Pregnancy Weight Gain By Week 14

How Long Does It Take to Lose Pregnancy Weight?

  • Some women lose their pregnancy weight and more before baby hits 6 months old.
  • For others, it takes about a year to get back to pre-pregnancy weight.
  • In its wisdom, the body doesn’t lose all of the weight at once. Give yourself time; it took 9 months for the weight to accumulate. Crash dieting after giving birth can be very taxing on the body and can result in health problems, insufficient milk production, and even gallbladder disease.

    Pregnancy weight gain: What’s healthy?

    Here are some reasons why pregnancy weight gain matters, from fostering your baby’s development to preparing for post-pregnancy weight loss.

    Healthy lifestyle choices can support your baby’s health and help you control pregnancy weight gain. Additionally, choosing healthy foods during pregnancy can make it simpler to lose the extra weight after giving birth.

    Theres no one-size-fits-all approach to pregnancy weight gain. Your pre-pregnancy weight and body mass index (BMI) are two factors that affect how much weight you should gain during pregnancy. Your health and your babys health also play a role. To decide what is best for you, consult your healthcare provider.

    Consider these general guidelines for pregnancy weight gain:

    Pre-pregnancy weight Recommended weight gain
    Source: Institute of Medicine and National Research Council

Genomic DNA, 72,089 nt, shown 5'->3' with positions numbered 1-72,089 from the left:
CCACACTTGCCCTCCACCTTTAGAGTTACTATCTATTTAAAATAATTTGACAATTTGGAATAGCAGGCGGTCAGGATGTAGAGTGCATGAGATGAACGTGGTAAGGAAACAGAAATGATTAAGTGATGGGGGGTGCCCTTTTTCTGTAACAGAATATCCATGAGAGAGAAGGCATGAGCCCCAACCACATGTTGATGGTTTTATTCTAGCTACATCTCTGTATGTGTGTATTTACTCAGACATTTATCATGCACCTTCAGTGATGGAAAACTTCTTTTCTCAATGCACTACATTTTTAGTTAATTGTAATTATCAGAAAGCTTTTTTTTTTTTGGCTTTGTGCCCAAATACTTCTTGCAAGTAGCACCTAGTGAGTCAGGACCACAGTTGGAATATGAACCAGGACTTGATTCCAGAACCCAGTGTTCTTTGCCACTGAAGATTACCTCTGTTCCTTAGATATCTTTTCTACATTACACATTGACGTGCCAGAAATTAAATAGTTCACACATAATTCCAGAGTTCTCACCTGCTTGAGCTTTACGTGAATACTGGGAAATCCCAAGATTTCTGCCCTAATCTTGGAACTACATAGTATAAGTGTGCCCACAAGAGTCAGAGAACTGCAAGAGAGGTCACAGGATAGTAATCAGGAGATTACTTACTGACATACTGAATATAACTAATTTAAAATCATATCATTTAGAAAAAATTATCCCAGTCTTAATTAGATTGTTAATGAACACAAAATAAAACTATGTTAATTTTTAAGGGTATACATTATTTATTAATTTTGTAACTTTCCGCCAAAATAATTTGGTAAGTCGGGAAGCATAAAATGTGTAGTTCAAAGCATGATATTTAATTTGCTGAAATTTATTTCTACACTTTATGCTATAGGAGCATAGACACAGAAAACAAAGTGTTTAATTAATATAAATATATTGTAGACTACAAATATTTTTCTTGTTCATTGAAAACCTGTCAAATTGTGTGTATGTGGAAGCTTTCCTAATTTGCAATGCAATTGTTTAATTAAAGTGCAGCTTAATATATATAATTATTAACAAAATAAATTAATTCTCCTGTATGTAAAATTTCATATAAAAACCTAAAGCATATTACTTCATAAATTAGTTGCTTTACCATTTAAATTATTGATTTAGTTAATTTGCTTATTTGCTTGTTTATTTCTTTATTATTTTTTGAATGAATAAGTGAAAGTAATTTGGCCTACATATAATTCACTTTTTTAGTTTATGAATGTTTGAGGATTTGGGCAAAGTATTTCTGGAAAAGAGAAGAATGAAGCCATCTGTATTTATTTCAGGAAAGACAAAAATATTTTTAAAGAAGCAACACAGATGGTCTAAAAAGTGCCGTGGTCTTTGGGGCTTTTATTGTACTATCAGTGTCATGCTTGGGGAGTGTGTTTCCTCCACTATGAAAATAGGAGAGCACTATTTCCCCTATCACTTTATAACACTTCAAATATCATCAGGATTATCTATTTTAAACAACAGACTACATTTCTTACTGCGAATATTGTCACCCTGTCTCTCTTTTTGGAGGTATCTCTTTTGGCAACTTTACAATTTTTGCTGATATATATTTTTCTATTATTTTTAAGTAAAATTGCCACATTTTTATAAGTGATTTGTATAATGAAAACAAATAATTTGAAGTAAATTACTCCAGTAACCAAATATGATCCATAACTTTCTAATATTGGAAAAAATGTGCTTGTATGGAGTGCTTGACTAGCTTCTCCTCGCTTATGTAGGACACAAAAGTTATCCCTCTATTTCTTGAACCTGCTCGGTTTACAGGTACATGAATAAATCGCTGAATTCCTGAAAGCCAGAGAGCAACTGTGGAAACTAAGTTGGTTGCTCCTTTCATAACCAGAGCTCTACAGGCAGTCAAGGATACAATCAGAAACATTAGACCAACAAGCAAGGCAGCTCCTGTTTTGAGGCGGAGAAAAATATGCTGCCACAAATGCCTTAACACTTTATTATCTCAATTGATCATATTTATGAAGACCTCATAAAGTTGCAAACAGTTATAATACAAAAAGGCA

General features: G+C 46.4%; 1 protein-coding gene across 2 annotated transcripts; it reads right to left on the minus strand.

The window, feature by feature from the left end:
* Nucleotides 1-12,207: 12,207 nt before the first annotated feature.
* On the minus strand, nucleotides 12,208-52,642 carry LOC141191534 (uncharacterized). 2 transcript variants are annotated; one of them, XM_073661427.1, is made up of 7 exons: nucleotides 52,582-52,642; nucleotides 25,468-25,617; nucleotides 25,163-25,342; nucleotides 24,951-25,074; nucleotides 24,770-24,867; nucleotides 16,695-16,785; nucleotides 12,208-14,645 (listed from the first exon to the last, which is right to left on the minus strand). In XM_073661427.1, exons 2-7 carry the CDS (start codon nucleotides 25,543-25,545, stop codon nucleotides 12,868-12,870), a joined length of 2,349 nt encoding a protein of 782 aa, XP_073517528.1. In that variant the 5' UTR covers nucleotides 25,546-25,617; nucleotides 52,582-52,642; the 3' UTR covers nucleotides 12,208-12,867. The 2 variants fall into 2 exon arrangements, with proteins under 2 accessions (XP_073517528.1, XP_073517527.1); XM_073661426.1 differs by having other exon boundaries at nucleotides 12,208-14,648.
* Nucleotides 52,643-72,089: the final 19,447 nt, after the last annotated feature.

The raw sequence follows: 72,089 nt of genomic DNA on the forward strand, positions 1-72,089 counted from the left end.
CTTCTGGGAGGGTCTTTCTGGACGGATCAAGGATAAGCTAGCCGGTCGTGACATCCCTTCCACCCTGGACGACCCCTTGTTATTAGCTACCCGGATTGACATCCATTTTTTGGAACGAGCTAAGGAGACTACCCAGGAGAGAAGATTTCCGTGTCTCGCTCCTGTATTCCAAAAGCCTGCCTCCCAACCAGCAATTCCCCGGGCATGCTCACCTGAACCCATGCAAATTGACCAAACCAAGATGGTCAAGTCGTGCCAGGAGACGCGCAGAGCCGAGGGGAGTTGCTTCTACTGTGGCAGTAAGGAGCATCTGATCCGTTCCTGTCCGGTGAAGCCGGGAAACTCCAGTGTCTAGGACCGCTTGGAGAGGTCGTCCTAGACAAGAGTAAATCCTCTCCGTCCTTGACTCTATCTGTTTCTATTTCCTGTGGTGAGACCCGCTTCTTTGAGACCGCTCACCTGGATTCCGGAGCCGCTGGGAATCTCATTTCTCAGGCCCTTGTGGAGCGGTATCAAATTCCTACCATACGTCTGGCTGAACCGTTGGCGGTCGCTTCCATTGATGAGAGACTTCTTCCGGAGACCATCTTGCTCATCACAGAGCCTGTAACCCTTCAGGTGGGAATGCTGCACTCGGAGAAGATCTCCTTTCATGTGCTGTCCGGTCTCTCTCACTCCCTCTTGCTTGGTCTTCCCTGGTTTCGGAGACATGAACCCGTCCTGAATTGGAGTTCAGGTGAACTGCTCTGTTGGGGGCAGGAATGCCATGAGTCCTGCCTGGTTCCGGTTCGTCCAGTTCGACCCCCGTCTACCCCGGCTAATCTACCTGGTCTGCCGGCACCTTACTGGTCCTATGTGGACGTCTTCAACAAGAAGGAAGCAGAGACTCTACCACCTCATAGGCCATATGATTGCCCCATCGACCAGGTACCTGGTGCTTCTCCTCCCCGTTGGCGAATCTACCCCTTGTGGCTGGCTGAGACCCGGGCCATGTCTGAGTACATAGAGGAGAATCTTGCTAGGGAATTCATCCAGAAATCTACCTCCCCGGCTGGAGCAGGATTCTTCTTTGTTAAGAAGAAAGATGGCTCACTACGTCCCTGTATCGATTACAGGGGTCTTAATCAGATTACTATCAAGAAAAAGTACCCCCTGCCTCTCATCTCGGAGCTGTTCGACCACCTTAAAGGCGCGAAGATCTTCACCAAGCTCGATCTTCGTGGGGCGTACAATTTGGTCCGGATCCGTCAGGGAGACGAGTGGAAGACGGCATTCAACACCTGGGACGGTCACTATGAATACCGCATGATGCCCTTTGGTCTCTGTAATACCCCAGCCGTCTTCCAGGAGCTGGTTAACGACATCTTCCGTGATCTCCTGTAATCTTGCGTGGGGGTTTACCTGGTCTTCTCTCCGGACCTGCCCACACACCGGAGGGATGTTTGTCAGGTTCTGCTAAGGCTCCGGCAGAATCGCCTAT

Underweight (BMI below 18.5) 28 to 40 lbs. (about 13 to 18 kg)
    Healthy weight (BMI 18.5 to 24.9) 25 to 35 lbs. (about 11 to 16 kg)
    Overweight (BMI 25 to 29.9) 15 to 25 lbs. (about 7 to 11 kg)
    Obese (BMI 30 or more) 11 to 20 lbs. (about 5 to 9 kg)

    This is not a comprehensive list of all the foods to stay away from while pregnant; if in doubt, talk to a doctor. Generally speaking, your baby will have a better chance of being healthy if you maintain your own health while paying particular attention to foods that are known to be good for or bad for babies.

    Additionally, pregnant women should refrain from eating foods that are uncooked, undercooked, or obviously contaminated. These include raw shellfish like oysters, scallops, and clams as well as sushi and sashimi. Similarly, pregnant women should avoid eating undercooked meat, poultry, and eggs because the bacteria in these foods can cause food poisoning.

    The table below displays the weight gain recommendations from the Institute of Medicine based on Prepregnancy BMI. However, keep in mind that these are merely suggestions and that individual female weight gain varies. As a result, it is advisable to seek the advice of a healthcare professional to determine each person’s unique needs.

    While pregnant, it’s just as important to stay away from certain foods and activities as it is to eat foods that contain particular nutrients. Some of these include mercury-rich foods, such as a variety of seafood. In general, a fish’s likelihood of containing more mercury increases with size and age. The FDA advises against serving shark, swordfish, king mackerel, and tilefish to expectant mothers. Salmon, pollock, catfish, anchovies, trout, cod, tilapia, shrimp, salmon, pollock, and light canned tuna are a few examples of the types of seafood that are typically regarded as safe.

    Insufficient or excessive weight gain during pregnancy can have negative effects. Premature birth can result from inadequate weight gain endangering the fetus’ health; excessive weight gain can complicate labor, result in fetuses that are significantly larger than average, cause postpartum weight gain retention, and raise the chance that a cesarean section (C-section) will be necessary.

    PREGNANCY WEEKS 14-20 | WEIGHT GAIN + HEADACHES

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